American businesses and hospitals pulled together to help US physicians help Haiti. A local construction company made it possible for Pearlmutter and his Caritas colleagues to take a private plane to Haiti. At Reed?s Stamford Hospital home base, administrators allowed him to go down to central supply and raid the cupboards. Meanwhile, several medical imaging manufacturers, such as Carestream Health Inc, Philips Healthcare, Siemens Healthcare, and Fujifilm Medical Systems USA, all donated crucial equipment.

Siemens, for example, donated 20 ACUSON P10 ultrasound systems. The handheld devices are well suited for the urgent medical needs in Haiti as they were designed for triage and emergency situations. In the case of Rochester, NY-based Carestream, officials not only sent its CR-ITX 560 mobile x-ray system, but also Jack Williams, a company service engineer who traveled with the unit. After suffering through some frustrating red tape, Williams accompanied the unit to a tent city medical compound located at the end of the airport runway in Port-au-Prince.

The unit weighs about 1,000 pounds, and Carestream officials did not want to risk sending the machinery without a qualified engineer who could ensure that things went smoothly. ?When we got down there, the physicians had patients who probably had been waiting a week for x-rays,? said Williams. ?For the 3 days I was there, I only saw daylight for an hour a day, and that was when I went out to get something to eat for lunch. Most of the time you worked from 7 am until midnight or 1 in the morning. We were trying to serve as many patients as we could. We were in there helping the physicians do x-rays.?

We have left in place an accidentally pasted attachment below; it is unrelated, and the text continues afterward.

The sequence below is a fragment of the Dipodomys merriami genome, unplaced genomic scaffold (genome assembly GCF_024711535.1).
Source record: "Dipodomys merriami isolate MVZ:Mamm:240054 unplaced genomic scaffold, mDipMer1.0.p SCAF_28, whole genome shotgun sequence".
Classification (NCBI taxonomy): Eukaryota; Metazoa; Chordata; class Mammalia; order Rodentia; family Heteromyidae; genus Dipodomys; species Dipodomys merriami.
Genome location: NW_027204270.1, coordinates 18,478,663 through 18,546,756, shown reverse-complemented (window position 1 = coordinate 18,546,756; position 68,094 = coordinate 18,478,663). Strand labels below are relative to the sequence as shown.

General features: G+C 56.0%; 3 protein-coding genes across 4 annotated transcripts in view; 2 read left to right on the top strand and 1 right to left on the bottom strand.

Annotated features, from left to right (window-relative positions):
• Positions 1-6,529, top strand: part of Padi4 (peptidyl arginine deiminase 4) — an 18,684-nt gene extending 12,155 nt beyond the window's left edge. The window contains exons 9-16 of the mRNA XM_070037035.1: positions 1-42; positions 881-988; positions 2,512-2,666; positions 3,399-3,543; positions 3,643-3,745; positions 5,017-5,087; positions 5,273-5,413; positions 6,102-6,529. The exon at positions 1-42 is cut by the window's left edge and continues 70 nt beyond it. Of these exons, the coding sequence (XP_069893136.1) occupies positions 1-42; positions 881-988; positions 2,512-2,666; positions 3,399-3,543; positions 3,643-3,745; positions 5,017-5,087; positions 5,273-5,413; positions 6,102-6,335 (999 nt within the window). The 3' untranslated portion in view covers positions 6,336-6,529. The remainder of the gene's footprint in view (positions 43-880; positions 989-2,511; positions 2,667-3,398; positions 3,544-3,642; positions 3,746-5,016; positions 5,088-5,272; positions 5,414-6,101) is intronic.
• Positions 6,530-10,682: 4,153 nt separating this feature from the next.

Above: One of many triage tents in Haiti after the natural disaster. Right: Mark D. Pearlmutter, MD, FACEP and colleagues tend to patients.

Fujifilm?s FCR Go arrives at Haiti?s airport and is loaded on a truck headed for a hospital in Carrefour.

Out of approximately 180 patients x-rayed, Williams reports that only three did not have fractures. Many had multiple fractures. Thanks to an interpreter who could speak English and the native Creole, things went relatively smoothly. ?Most of the Haitians were exceptionally tough,? reported Williams. ?I remember one who had a pelvis fracture, and she was not even moaning and groaning. Another patient had a leg that was fractured in probably 10 places. The physician said it was the worst he had ever seen in his life.?